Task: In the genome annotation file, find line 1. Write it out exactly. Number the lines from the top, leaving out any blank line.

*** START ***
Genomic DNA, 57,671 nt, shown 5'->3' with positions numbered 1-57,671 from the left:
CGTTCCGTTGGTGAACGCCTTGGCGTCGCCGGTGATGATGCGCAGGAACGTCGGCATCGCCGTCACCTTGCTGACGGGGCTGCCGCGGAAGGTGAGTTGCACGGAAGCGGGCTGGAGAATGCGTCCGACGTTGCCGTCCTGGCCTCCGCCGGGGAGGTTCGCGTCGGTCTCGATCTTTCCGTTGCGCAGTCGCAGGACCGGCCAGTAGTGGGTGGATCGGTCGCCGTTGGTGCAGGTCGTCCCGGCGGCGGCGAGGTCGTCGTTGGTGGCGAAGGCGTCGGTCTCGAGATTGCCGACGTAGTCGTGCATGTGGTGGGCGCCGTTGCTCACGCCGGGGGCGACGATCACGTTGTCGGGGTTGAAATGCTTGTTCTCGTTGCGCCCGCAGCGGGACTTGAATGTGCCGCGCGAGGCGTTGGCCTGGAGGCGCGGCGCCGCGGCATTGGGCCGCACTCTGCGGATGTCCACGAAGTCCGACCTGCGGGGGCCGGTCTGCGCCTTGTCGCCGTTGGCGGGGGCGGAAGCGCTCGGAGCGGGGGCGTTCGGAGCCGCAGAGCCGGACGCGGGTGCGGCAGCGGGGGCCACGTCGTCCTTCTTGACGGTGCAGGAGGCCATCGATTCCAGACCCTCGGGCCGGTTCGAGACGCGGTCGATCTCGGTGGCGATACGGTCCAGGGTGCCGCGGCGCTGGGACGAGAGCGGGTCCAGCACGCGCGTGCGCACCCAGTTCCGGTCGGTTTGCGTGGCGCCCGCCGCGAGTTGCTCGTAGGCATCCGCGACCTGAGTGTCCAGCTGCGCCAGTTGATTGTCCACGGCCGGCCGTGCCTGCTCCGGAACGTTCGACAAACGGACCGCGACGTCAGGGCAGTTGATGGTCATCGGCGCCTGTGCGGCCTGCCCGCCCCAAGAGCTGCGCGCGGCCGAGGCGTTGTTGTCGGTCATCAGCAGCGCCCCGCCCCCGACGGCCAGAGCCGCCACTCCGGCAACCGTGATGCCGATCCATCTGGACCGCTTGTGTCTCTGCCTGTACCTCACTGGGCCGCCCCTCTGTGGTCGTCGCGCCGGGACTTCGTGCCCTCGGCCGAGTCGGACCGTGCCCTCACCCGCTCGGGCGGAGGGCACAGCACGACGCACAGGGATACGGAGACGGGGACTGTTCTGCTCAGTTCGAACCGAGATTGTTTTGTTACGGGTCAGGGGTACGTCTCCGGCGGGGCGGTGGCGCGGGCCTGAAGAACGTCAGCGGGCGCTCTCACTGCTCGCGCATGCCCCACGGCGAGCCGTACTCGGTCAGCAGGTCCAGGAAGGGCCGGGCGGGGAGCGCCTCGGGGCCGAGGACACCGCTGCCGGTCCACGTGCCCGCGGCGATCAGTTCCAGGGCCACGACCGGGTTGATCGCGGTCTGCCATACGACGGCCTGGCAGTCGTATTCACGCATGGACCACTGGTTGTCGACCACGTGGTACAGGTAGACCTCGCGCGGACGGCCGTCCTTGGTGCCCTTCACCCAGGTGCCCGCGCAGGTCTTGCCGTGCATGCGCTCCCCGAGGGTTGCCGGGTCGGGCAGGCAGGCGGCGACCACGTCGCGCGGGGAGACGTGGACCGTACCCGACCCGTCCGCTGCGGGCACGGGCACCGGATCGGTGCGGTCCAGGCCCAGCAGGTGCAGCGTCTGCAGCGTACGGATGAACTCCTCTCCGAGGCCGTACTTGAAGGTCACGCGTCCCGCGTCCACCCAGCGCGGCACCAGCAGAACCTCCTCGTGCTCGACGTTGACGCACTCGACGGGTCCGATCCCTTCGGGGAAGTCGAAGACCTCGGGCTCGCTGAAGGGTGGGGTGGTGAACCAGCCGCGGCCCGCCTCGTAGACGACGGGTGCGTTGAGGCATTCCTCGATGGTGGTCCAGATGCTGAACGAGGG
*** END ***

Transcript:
Genomic DNA, 57,671 nt, shown 5'->3' with positions numbered 1-57,671 from the left: